What is important to know is that where you reside, or at least to which country you owe your taxes, can make a significant difference in how beneficial your crypto investments are. We are finding that there are very different philosophies in how to treat crypto.

Some countries, like the US, view crypto as just another investment to be taxed. It fits into similar tax molds, and will generate a large amount of tax revenue, so why not keep it simple? Though even this attitude doesn’t work perfectly, as already there are legal battles being waged over the more unique features of crypto investment.  Specifically, Joshua Jarrett, a cryptocurrency investor, is suing the IRS because he was penalized heavily for not paying taxes on newly created tokens. The current law states that even though the tokens hadn’t been sold, they have a market value and therefore have generated wealth. This is where crypto differs from more traditional stock investments, as the creation of tokens is more akin to creating a painting or growing crops, which are only taxes once they are sold and therefore given a market value. Tax experts have weighed in and stated that there is a case to be made for this distinction, and that the law may roll back if the lawsuit is successful. However, potentially billions in taxable tokens are up in the air until then, and are as of now taxable.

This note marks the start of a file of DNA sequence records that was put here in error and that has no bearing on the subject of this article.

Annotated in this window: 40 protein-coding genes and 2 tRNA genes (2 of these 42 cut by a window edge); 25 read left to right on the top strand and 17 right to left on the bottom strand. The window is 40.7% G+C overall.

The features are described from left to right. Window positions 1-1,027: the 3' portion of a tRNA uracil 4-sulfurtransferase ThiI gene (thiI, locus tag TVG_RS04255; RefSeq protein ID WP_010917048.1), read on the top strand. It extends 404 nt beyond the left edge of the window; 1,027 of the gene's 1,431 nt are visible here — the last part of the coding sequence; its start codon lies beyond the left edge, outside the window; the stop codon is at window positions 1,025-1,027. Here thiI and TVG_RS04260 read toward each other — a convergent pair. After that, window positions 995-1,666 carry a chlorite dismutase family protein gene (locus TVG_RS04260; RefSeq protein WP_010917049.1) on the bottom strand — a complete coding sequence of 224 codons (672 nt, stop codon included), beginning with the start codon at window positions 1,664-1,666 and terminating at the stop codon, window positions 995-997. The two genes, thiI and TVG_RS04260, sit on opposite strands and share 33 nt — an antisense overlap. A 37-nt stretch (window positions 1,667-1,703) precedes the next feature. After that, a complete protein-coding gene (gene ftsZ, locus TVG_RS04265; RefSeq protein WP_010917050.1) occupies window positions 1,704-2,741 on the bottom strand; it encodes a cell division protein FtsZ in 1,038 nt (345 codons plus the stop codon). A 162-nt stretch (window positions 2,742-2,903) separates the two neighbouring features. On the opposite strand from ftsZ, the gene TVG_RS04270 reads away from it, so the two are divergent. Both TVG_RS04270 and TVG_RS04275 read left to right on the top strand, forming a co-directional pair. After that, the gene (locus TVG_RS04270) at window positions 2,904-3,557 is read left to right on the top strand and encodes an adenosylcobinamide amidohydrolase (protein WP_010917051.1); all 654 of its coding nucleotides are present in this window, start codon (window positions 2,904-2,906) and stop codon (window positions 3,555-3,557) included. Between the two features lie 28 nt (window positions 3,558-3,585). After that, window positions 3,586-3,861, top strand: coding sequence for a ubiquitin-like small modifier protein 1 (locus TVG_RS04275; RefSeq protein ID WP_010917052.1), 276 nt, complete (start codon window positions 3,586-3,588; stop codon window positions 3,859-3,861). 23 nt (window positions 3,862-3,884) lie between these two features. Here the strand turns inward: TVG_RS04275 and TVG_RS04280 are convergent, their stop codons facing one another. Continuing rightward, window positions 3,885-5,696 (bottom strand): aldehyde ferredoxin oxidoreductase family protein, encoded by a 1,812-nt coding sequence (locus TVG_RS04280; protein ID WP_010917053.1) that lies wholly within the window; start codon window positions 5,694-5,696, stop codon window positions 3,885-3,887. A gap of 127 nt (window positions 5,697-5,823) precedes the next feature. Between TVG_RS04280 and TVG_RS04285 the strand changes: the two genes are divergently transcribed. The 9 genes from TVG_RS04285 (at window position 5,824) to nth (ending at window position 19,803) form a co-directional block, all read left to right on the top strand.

For other countries, such as Malta, Liechtenstein, and the Bahamas, crypto trading is seen as an opportunity to attract investors by strategically offering low taxes for crypto profit. These countries have been very forward about recognizing cryptocurrency as an emerging and valid market, and have been proactive about creating comprehensive regulation. This stability is very important to investors, as other countries have seen cryptocurrency become partially or completely illegal in the last 12 months, with no end in sight for crypto uncertainty. Instead, these countries have set simple guidelines for crypto taxation in a way that has already encouraged those seeking to get even more value from their crypto investments.  Malta, for example, offers capital gain tax free treatment for long-held Bitcoin. It does treat other short term trading similar to stocks, taxing 35% on gains. However, there are various options for businesses to lower this rate considerably if they can strategically navigate the tax system successfully.

At the end of the day, it’s up to you to know what is taxed for your country, how it’s taxed, and what all you need to document to satisfy the legal requirements.

2.  Different crypto activities have different tax implications.